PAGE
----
University Professors Lead Climate Change Research Team

Photo Courtesy of University

Photo Courtesy of University

Jack Birle

Two University professors led a team of researchers in publishing an article about the effects of rapid climate change in ecosystems. 

University associate professors Adam Langley, PhD and Samantha K. Chapman, PhD served as lead-author and co-author, respectively, for the climate change article.

In the article, “Ambient changes exceed treatment effects on plant species abundance in global change experiments,” the researchers found that plants are becoming less able to adapt to the continuing rapid change of the earth’s temperature. According to the article, “A preponderance of evidence suggests that ongoing climate change is dramatically altering terrestrial plant communities.”

Langley believes the research will have a massive impact on plants we see every day. “Locally, many plant species we’re used to will vanish, and new ones will take their places as plant populations migrate, adjust or go extinct,” Langley said. “What this great shift means for our planet remains to be seen.”

According to the research, treatment for species to adapt to the constantly changing climate is not enough to combat the issue. The article details that “for most species (57%) the magnitude of ambient change was greater than the magnitude of treatment effects.”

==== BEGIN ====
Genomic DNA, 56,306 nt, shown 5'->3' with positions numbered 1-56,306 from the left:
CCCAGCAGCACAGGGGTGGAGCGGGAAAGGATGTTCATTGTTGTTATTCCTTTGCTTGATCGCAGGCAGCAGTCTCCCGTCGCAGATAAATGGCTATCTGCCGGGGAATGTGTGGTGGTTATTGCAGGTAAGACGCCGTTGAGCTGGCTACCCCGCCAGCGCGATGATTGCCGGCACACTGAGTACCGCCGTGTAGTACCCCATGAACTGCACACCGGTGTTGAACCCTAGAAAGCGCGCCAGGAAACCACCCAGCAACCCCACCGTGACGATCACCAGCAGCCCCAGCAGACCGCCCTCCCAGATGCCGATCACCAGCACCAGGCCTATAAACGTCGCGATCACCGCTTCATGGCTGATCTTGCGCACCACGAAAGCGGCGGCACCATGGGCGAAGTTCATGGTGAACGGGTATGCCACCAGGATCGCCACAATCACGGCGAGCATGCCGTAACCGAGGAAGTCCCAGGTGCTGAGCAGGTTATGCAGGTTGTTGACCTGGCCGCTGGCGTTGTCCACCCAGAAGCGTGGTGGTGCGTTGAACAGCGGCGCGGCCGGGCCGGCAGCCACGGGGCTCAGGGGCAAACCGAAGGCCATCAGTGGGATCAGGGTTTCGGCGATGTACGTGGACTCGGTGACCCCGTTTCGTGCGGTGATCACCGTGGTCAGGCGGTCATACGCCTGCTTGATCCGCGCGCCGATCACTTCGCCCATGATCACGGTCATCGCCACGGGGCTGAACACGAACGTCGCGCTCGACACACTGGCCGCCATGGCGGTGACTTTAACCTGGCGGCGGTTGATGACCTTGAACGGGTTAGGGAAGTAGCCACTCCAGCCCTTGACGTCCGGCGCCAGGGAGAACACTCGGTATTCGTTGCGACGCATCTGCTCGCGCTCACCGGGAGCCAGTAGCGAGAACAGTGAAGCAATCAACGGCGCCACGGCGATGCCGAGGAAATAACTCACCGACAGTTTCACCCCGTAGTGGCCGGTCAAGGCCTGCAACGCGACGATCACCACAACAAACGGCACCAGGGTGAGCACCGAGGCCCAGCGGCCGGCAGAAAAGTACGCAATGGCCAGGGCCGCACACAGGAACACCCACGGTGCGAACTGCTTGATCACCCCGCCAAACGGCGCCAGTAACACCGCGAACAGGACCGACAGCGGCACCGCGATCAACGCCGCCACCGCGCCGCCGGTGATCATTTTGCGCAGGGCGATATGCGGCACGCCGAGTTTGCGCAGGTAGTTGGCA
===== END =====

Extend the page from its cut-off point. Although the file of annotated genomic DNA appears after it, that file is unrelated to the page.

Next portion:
This research article was published the same month the United Nations Intergovernmental Panel on Climate Change (IPCC) declared “unprecedented” action is necessary to stop rapid global warming. 

The climate change panel found previous projections for global warming were slower than what is happening in reality. 

The research in the article echoes similar concerns the IPCC has recently expressed about temperature goals in relation to climate change. The climate change panel’s findings have led to calls for drastic changes to emissions goals due to the rapid and unforeseen changes in the earth’s temperature.

Chapman wasn’t surprised the report came to a similar conclusion to their research. “One key take-away from the IPCC report that supports our findings is that changes across many ecosystems may be happening faster than we thought,” Chapman said.  “Plants are shifting under our feet as we’re trying to predict the future.” 

The team of 16 researchers included Langley and Chapman, along with professors from other universities around the world including the University of California (Santa Cruz and Santa Barbara), the University of Minnesota and the University of Tasmania in Australia. Other researchers from the Smithsonian Environmental Research Center, the Virginia Institute of Marine Science and AgResearch Grasslands.

Because of the constantly changing environment, the research was especially difficult to conduct. “We are trying to simulate how the future earth will look with global change, but, climate change and nutrient pollution are changing ecosystems so fast it’s tough to experiment on top of those changes,” Langely said. “In the face of ongoing environmental change, our experiments may be like ‘rearranging deck chairs on the Titanic’.” 

Langley also stressed the significance of the effects on the environment. “Plants are the base of the food web and drive the carbon cycle, nutrient cycles and water cycles on which we rely,” he said.

With the IPPC’s findings along with this research teams findings, the response to climate change scientists provide is becoming more bleak.

On the topic of the changing climate Langely finished with a dire remark: “When the plant species change, everything else in the ecosystem may follow.”